Researchers led by Sylvester Comprehensive Cancer Center at the University of Miami Miller School of Medicine have shown for the first time exactly how immature neutrophils are hijacked by pancreatic cancers to drive immunosuppression and treatment resistance.

Their findings are published in Cancer Discovery in a paper titled, “Cell-autonomous Cxcl1 sustains tolerogenic circuitries and stromal inflammation via neutrophil-derived TNF in pancreatic cancer.”

“We have shown that KRAS-TP53 genomic co-alteration is associated with immune-excluded microenvironments, chemoresistance, and poor survival in pancreatic ductal adenocarcinoma (PDAC) patients,” wrote the researchers. “By treating KRAS-TP53 cooperativity as a model for high-risk biology, we now identify cell-autonomous Cxcl1 as a key mediator of spatial T-cell restriction via interactions with CXCR2+ neutrophilic myeloid-derived suppressor cells in human PDAC using imaging mass cytometry.”

The paper describes a previously unrecognized signaling circuit in pancreatic cancer that instigates immunosuppression and tumor-promoting inflammation in the pancreatic tumor microenvironment.

This is the first study to implicate immunosuppressive signaling from immature neutrophils—the earliest sentinels in developing pancreatic cancer—in this process, explained Jashodeep Datta, MD, associate director of translational research at the Sylvester Pancreatic Cancer Research Institute.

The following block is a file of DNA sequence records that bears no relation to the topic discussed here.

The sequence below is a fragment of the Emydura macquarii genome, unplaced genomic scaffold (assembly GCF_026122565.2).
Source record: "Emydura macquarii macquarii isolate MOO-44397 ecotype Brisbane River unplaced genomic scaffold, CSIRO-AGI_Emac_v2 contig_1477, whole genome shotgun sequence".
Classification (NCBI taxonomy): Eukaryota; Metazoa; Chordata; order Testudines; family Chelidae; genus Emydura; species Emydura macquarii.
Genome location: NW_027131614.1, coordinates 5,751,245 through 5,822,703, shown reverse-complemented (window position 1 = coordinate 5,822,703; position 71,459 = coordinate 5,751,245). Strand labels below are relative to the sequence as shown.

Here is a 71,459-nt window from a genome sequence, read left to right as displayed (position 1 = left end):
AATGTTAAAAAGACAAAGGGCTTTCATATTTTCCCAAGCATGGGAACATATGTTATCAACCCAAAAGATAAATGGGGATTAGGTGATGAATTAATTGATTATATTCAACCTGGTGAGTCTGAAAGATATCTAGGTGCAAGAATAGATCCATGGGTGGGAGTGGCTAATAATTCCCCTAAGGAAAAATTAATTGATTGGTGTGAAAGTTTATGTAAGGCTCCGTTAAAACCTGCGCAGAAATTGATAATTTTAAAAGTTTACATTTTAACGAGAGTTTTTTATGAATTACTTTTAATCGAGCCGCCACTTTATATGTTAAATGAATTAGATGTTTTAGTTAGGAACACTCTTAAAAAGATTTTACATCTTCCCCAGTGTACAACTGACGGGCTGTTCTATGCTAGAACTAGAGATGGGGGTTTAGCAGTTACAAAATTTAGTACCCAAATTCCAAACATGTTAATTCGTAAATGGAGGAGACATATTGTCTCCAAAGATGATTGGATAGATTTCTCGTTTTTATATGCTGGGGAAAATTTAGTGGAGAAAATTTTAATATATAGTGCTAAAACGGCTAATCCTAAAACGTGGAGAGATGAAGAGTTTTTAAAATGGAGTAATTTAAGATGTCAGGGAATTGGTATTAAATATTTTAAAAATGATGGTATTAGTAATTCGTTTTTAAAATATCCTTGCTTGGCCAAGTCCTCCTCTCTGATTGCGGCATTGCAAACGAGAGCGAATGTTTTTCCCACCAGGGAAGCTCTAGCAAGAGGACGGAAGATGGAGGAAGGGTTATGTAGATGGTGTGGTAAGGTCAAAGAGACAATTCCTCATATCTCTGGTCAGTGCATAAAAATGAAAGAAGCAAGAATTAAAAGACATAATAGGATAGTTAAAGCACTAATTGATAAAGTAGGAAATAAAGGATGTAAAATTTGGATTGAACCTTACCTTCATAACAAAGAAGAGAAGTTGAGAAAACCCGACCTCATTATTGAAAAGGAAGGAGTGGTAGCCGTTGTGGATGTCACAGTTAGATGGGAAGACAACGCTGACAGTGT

“It suggests neutrophils are a dominant actor in this circuit. This is the first description of how cancer cells talk with neutrophils and how neutrophils are major actors in this immunosuppressive inflammatory drama in the pancreatic tumor microenvironment,” said Datta.

The research team, Datta said, is “creating a road map to target each element of these molecular dots” to thwart this inflammatory process and overcome therapeutic resistance.

Nipun Merchant, MD, the founding director of the Sylvester Pancreatic Cancer Research Institute and a co-author of the paper, said the research “will pave the way to the ultimate goal of clinical studies, so that our findings can be directly translated to improve patient care.”

Datta said clinical trials will attempt to target the immunosuppressive pathway from numerous angles.

“We’re collaborating with multiple groups across the country to make this happen and are developing a novel nanoengineering platform to target neutrophils without killing them so we can target the tolerogenic [immunosuppressive] signaling mechanisms within neutrophils,” he said.

The Sylvester team collaborated with researchers in different disciplines at the Miller School, including the departments of microbiology and immunology, the Diabetes Research Institute, and Public Health Sciences. They also worked with colleagues at other medical schools and cancer centers, including Johns Hopkins, the University of Pennsylvania, and Harvard.

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